The following output shows that the Flutter application’s function was successfully hooked with the following Frida command after the mobile application was launched.


After the Frida script is executed, the SSL certificate validation will be disabled. The following setting should be configured in ProxyDroid to intercept the HTTP traffic. In addition, the host and port parameters should also be configured with the Burp proxy listener IP address and port.

Based on observation, the base address of the OPENSSL_PUT_ERROR macro remained the same even after the Android devices were rebooted. In addition, Burp’s certificate was not required to be installed in the devices.

The following output shows that the HTTP/HTTPS request and response could be intercepted after running the hook.js Frida script.



The iOS Method

The following items are prerequisites to intercept the iOS application traffic.

  • Ghidra
  • Kali machine
  • OpenVPN server on Kali Machine
  • OpenVPN client on iOS devices
  • OpenSSH on iOS devices
  • Jailbroken iPhone
  • Frida

Below is the diagram of how the iOS device, Kali VM machine, and Windows host were set up. 

The iOS application that was developed via Flutter framework is not proxy aware. At this moment, iOS does not have applications that are similar to ProxyDroid, which can be used to redirect the traffic. Therefore, software such as OpenVPN should be installed in the iOS device to forward the HTTP traffic to the Burp proxy listener. 

The following command was used to create the OpenVPN configuration file.


Once everything is set up, the OpenVPN configuration will be stored in Kali’s /root/ home directory. The following command was executed to start the OpenVPN service:

The OVPN configuration file that was stored in the /root/ home directory should be transferred to the iOS device. The OpenVPN should look similar to the screenshot before the configuration is imported to OpenVPN via the iOS devices.

Since the Kali VM machine was running on the NAT network adapter on the host machine, this means that the iOS devices would not be able to reach the Kali VM machine even within the same local area network. The workaround for the iOS devices to connect to the Kali VM machine’s OpenVPN server can be done by performing a reverse SSH port forwarding. 

The following command can be executed from the Kali VM machine.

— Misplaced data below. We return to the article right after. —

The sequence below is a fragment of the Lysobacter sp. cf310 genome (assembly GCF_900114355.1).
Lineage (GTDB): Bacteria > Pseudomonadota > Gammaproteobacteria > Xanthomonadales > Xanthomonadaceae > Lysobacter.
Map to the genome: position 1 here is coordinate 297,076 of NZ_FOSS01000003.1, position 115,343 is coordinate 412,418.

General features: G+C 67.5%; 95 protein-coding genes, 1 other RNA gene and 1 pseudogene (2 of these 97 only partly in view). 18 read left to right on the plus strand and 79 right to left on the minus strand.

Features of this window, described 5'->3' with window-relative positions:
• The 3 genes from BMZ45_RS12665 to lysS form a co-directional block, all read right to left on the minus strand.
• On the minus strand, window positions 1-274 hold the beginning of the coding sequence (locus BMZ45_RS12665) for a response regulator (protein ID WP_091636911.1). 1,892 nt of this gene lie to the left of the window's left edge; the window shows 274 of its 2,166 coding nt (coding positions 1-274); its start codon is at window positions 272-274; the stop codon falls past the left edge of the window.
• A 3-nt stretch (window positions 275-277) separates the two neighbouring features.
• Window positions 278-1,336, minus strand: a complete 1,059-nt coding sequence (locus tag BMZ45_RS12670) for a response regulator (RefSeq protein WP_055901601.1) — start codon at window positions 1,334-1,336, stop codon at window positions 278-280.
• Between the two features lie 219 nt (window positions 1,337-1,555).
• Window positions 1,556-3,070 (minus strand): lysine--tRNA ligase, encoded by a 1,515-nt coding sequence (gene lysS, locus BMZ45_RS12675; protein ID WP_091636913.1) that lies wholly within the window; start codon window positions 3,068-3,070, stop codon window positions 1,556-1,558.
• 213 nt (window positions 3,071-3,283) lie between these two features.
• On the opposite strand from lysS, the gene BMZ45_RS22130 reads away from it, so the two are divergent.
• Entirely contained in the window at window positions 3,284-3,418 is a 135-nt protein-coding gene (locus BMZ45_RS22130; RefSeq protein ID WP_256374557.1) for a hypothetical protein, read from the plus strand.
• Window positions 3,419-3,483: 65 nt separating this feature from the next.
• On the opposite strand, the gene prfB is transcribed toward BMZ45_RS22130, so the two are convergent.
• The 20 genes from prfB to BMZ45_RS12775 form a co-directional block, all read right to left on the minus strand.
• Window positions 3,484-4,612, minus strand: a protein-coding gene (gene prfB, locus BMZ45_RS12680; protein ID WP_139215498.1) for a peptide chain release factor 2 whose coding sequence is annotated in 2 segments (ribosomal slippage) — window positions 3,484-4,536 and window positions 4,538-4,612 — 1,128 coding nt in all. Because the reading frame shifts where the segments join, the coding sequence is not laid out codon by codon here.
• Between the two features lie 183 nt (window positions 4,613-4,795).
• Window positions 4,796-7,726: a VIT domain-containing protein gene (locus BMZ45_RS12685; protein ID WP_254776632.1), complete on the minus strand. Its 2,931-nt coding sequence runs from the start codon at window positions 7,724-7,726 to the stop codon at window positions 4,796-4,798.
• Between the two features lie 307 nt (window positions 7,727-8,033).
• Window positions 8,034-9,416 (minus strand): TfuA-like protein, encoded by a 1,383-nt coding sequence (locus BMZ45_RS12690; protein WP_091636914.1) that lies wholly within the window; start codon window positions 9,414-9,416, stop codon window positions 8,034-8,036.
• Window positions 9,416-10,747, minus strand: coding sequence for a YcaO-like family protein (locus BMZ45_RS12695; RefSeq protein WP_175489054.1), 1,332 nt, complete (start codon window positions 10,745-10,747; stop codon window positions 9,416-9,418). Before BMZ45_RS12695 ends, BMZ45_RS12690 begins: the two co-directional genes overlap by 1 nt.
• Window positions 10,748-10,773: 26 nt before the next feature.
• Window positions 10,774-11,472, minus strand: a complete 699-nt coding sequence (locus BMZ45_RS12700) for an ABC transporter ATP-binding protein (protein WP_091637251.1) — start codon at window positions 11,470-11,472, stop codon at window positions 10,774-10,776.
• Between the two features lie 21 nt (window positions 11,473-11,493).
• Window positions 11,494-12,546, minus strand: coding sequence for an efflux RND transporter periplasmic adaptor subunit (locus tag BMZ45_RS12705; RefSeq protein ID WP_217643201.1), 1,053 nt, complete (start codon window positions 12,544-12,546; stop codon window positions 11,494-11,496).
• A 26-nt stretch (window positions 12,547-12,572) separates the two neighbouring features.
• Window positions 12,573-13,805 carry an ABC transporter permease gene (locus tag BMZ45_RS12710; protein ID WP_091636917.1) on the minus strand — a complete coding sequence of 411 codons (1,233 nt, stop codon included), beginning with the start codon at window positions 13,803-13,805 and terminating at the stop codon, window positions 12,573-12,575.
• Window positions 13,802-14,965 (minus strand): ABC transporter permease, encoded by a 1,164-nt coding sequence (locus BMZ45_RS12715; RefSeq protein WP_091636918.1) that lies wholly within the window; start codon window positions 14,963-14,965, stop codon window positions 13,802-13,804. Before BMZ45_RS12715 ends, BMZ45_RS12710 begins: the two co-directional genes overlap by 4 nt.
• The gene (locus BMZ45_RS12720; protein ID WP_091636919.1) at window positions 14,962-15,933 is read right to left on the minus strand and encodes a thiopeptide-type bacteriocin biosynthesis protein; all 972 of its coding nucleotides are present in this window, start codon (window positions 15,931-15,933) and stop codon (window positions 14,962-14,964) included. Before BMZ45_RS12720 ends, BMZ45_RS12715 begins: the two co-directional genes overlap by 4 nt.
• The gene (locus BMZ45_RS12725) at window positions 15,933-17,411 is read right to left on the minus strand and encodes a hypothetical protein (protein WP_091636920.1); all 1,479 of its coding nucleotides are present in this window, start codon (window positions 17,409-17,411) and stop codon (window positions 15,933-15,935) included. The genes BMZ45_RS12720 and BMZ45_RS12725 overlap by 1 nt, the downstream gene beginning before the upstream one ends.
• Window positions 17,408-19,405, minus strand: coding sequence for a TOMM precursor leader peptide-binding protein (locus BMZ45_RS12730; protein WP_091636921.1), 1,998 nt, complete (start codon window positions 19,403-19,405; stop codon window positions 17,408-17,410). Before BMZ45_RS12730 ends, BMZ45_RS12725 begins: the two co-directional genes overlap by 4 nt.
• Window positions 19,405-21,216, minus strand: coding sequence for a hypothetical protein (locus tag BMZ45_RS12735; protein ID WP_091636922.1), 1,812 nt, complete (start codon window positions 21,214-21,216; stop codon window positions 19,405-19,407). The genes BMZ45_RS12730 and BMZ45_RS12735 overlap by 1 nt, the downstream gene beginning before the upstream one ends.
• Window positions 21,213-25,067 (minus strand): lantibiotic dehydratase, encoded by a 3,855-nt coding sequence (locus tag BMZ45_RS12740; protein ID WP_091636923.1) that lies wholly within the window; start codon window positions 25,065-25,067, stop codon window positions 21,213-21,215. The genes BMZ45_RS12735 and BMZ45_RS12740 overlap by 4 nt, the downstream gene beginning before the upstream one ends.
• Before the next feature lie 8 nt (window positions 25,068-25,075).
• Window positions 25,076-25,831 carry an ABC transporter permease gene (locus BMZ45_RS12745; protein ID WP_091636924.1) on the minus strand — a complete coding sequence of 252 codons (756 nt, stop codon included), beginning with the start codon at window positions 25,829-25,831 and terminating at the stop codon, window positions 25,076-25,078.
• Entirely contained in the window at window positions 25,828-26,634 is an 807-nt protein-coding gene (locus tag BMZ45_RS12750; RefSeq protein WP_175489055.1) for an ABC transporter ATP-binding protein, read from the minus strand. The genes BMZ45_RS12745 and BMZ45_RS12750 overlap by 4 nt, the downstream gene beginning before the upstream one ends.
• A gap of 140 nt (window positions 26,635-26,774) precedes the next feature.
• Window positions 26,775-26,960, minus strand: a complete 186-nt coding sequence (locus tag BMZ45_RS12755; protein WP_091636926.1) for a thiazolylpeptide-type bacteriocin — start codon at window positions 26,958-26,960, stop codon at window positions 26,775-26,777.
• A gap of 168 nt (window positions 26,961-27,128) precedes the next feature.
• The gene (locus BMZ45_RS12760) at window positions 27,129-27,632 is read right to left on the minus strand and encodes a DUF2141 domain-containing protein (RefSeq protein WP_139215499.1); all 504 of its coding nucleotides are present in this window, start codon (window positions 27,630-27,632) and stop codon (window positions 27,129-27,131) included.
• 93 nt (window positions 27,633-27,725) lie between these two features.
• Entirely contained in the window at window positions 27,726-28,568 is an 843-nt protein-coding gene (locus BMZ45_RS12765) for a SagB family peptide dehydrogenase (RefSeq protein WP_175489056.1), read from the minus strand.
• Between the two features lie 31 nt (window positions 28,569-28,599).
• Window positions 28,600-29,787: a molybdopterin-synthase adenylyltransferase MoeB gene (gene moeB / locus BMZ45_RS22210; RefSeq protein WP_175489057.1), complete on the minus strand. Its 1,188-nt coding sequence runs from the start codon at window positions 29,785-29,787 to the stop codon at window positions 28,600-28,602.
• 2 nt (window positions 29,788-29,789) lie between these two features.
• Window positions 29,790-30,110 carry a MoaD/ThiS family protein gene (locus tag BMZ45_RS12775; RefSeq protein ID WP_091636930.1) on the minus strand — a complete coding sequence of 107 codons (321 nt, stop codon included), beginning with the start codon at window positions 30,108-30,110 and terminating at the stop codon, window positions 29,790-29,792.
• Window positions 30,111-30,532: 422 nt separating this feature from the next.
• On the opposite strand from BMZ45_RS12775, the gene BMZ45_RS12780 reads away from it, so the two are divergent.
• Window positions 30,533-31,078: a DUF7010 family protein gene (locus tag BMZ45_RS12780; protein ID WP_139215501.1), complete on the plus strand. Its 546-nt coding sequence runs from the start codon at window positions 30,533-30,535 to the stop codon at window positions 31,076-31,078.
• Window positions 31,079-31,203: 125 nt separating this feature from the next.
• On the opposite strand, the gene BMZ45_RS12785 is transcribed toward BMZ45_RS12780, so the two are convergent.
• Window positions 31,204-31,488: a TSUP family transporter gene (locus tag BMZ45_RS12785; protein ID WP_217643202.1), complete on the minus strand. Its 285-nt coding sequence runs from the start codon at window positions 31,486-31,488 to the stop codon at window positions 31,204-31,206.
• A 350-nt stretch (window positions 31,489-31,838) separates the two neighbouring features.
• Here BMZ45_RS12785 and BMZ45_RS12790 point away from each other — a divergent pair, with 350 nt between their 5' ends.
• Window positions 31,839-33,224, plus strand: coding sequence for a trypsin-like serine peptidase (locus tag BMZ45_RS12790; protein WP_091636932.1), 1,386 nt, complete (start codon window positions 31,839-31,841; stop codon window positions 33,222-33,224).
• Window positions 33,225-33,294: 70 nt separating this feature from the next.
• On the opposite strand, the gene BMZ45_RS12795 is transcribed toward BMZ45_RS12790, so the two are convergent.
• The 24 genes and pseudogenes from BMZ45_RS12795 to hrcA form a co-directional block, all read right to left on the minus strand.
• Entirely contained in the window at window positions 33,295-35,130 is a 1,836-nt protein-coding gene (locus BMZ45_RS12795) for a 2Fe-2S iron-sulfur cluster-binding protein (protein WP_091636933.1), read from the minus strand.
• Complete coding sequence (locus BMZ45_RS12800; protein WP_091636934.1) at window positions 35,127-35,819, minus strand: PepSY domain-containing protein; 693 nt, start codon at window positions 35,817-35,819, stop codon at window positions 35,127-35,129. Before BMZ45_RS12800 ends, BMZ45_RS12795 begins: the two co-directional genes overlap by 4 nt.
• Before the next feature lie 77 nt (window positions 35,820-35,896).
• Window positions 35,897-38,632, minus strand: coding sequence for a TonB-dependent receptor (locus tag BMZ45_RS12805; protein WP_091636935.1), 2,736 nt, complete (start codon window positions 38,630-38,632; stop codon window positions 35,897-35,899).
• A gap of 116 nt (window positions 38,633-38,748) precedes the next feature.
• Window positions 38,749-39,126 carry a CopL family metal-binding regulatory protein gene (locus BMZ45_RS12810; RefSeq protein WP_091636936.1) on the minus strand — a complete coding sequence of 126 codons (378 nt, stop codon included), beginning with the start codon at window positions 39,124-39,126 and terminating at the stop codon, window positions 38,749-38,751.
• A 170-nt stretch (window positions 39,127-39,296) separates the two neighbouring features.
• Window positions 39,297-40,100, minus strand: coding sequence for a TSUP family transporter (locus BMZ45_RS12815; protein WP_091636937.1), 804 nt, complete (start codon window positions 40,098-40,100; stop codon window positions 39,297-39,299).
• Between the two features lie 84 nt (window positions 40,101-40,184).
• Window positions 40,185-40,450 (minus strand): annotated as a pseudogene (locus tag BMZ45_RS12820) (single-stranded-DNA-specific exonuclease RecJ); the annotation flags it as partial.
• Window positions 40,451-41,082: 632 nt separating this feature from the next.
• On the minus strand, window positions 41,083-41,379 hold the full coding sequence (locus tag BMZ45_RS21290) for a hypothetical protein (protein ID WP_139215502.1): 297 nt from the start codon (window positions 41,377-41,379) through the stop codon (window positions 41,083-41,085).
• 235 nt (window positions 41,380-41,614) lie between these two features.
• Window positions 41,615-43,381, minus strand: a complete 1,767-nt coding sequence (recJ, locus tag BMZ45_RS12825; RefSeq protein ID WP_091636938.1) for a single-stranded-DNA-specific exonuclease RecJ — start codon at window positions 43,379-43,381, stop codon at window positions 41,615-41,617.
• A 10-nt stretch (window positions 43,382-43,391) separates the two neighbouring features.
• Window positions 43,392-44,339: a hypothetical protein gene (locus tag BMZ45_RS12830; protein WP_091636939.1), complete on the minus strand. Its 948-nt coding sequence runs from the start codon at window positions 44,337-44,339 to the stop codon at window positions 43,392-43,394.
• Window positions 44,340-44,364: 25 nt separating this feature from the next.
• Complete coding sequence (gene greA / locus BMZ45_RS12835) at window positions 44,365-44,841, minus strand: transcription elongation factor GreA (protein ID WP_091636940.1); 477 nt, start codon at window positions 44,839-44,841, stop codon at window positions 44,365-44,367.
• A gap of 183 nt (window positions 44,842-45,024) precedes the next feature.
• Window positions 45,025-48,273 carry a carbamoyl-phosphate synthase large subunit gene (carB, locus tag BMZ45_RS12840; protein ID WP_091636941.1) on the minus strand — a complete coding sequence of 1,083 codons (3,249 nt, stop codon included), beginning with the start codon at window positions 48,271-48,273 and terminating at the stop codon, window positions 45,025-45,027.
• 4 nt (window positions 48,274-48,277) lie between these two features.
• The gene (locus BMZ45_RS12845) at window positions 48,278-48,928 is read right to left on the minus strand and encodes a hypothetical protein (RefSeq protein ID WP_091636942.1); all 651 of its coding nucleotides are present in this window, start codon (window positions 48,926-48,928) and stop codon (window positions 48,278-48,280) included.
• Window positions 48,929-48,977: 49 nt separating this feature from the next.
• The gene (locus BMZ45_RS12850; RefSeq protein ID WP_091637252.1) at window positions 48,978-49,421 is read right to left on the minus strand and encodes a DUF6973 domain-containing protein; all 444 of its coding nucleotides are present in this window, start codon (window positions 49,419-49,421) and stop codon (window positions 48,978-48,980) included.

The following screenshot will be shown once the OpenVPN client has successfully connected to the Kali VM machine’s OpenVPN server.

The following commands are required to forward the iOS device HTTP traffic to the Burp proxy listener. 

Do note that the following commands need to be issued whenever the Kali VM machine is rebooted as iptables rules do not persist.

For this instance, the following host machine IP address and port were configured to intercept the HTTP traffic. 

In addition, the Support invisible proxying setting should also be enabled to allow non-proxy-aware clients to connect directly to the Burp proxy listener. It was observed that HTTP/HTTPS traffic could be intercepted after the Support invisible proxying setting was enabled. 

After the above configuration has been made, it was possible to intercept the HTTP/HTTPS requests and responses. At the point of writing, it was not established why the OPENSSL_PUT_ERROR macro did not need to be hooked via Frida to achieve this, as per the example on the same Android application above.




There has been an upsurge of mobile applications developed via the Flutter framework in recent years. The security features are useful for developers, and will hinder traditional means of HTTP interception.  However, this mechanism can still be bypassed by using tools such as Ghidra, ProxyDroid, iptables, Burp Suite and Frida. Hopefully, this will serve as a guide for prospective penetration testers to aid them in performing security testing.


Wei Jie Ong

Wei Jie is a Horangi Cybersecurity Consultant who believes that cybersecurity services begin with understanding client problems. He strives to provide optimal solutions that could address clients’ cybersecurity issues in the most effective and feasible manner.